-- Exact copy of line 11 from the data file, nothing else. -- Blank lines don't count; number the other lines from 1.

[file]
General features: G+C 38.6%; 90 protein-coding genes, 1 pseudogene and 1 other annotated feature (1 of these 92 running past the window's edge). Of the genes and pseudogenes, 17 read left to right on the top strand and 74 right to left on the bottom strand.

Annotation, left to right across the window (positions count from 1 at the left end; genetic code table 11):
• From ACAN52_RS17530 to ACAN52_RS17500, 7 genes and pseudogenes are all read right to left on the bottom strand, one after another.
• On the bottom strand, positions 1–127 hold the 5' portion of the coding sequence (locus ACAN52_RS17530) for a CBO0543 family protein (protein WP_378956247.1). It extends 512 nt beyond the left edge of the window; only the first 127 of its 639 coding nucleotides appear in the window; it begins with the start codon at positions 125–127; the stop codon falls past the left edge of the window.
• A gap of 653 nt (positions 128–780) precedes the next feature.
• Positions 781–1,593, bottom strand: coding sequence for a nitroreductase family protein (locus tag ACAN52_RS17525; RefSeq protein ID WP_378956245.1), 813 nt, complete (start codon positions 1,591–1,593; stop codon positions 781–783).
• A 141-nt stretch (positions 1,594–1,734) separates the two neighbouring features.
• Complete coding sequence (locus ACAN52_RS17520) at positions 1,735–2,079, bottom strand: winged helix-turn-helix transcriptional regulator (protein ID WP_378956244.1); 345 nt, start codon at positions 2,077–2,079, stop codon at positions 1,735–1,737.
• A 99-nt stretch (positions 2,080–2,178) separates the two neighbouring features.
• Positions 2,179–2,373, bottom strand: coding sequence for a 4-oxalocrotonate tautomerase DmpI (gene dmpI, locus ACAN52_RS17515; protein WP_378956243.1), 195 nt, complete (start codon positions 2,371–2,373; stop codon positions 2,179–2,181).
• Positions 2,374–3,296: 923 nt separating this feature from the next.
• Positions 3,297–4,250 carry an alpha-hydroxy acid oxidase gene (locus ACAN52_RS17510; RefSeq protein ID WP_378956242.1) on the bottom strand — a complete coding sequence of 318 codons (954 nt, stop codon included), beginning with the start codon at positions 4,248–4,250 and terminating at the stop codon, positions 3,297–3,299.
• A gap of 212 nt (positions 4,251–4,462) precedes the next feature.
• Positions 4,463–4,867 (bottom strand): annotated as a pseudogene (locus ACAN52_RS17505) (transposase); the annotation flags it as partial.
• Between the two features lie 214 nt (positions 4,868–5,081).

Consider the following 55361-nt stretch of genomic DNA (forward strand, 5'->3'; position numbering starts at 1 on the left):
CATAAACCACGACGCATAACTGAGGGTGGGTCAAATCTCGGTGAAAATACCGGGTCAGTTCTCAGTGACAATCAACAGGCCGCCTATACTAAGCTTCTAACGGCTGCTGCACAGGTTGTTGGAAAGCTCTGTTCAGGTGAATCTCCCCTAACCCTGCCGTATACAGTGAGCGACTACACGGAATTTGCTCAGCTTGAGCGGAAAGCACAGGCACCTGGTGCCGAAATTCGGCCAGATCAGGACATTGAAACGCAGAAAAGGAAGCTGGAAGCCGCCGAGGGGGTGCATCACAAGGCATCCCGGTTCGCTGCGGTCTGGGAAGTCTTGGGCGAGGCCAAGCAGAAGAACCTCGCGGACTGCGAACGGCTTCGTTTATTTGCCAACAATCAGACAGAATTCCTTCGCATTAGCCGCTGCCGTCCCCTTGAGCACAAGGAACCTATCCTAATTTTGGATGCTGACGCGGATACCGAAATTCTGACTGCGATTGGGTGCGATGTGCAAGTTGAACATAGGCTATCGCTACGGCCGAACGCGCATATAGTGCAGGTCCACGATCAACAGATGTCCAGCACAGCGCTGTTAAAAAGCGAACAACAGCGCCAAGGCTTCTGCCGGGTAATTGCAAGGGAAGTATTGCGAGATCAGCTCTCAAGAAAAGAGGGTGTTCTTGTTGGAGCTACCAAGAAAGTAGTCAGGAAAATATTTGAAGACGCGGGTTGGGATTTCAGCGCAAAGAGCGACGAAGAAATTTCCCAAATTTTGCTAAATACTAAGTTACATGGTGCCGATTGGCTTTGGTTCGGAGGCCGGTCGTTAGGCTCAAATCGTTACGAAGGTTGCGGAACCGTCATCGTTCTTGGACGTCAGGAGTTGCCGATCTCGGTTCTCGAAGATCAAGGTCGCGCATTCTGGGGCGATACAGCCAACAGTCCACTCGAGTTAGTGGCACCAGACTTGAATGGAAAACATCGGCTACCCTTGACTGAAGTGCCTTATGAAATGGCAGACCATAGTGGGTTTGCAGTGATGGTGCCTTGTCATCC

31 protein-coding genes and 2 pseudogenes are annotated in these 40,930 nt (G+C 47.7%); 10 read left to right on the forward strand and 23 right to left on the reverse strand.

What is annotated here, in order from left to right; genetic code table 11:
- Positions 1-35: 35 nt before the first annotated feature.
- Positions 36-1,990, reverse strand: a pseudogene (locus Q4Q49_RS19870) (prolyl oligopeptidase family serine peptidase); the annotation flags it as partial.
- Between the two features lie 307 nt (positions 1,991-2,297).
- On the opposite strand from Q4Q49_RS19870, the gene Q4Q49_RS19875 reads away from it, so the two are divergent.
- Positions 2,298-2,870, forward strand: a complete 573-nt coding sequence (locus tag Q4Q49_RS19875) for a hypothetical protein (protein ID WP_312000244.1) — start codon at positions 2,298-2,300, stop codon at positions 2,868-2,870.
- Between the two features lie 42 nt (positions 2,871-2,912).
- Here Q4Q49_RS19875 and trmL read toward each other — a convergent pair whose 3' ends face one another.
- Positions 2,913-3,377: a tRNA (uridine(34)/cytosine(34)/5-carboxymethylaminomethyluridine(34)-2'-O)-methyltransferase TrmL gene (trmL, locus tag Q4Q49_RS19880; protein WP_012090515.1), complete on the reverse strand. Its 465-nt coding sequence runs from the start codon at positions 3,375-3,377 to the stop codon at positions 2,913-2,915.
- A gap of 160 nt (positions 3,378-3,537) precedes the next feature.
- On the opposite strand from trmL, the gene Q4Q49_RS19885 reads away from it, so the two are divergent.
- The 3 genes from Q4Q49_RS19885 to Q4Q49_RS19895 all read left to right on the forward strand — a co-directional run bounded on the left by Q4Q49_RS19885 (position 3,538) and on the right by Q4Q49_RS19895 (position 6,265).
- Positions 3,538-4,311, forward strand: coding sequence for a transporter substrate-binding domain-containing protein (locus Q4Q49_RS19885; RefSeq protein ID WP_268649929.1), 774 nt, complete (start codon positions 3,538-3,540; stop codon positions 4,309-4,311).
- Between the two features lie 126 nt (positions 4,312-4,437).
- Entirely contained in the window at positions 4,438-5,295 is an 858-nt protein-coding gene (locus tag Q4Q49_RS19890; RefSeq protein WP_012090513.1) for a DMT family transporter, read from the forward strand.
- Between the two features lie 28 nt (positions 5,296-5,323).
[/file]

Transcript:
• Positions 2,374–3,296: 923 nt separating this feature from the next.